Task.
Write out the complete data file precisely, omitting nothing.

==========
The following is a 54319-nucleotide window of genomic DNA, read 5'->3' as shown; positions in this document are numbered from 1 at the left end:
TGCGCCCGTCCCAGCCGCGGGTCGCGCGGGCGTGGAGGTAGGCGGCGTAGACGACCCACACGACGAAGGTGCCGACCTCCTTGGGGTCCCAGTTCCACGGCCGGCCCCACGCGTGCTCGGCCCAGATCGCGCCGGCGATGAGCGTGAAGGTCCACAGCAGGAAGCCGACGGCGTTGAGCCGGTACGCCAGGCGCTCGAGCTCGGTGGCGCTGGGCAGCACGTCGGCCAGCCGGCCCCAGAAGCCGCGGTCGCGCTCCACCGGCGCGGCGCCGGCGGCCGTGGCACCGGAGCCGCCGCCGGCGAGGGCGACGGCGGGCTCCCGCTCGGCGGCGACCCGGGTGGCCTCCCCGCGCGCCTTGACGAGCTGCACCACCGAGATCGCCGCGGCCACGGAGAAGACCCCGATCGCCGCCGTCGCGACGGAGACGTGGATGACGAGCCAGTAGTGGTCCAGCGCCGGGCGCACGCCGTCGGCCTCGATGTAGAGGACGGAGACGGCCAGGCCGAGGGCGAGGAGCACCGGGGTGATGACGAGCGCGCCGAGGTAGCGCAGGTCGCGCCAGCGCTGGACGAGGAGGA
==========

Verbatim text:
The following is a 54319-nucleotide window of genomic DNA, read 5'->3' as shown; positions in this document are numbered from 1 at the left end:
TGCGCCCGTCCCAGCCGCGGGTCGCGCGGGCGTGGAGGTAGGCGGCGTAGACGACCCACACGACGAAGGTGCCGACCTCCTTGGGGTCCCAGTTCCACGGCCGGCCCCACGCGTGCTCGGCCCAGATCGCGCCGGCGATGAGCGTGAAGGTCCACAGCAGGAAGCCGACGGCGTTGAGCCGGTACGCCAGGCGCTCGAGCTCGGTGGCGCTGGGCAGCACGTCGGCCAGCCGGCCCCAGAAGCCGCGGTCGCGCTCCACCGGCGCGGCGCCGGCGGCCGTGGCACCGGAGCCGCCGCCGGCGAGGGCGACGGCGGGCTCCCGCTCGGCGGCGACCCGGGTGGCCTCCCCGCGCGCCTTGACGAGCTGCACCACCGAGATCGCCGCGGCCACGGAGAAGACCCCGATCGCCGCCGTCGCGACGGAGACGTGGATGACGAGCCAGTAGTGGTCCAGCGCCGGGCGCACGCCGTCGGCCTCGATGTAGAGGACGGAGACGGCCAGGCCGAGGGCGAGGAGCACCGGGGTGATGACGAGCGCGCCGAGGTAGCGCAGGTCGCGCCAGCGCTGGACGAGGAGGA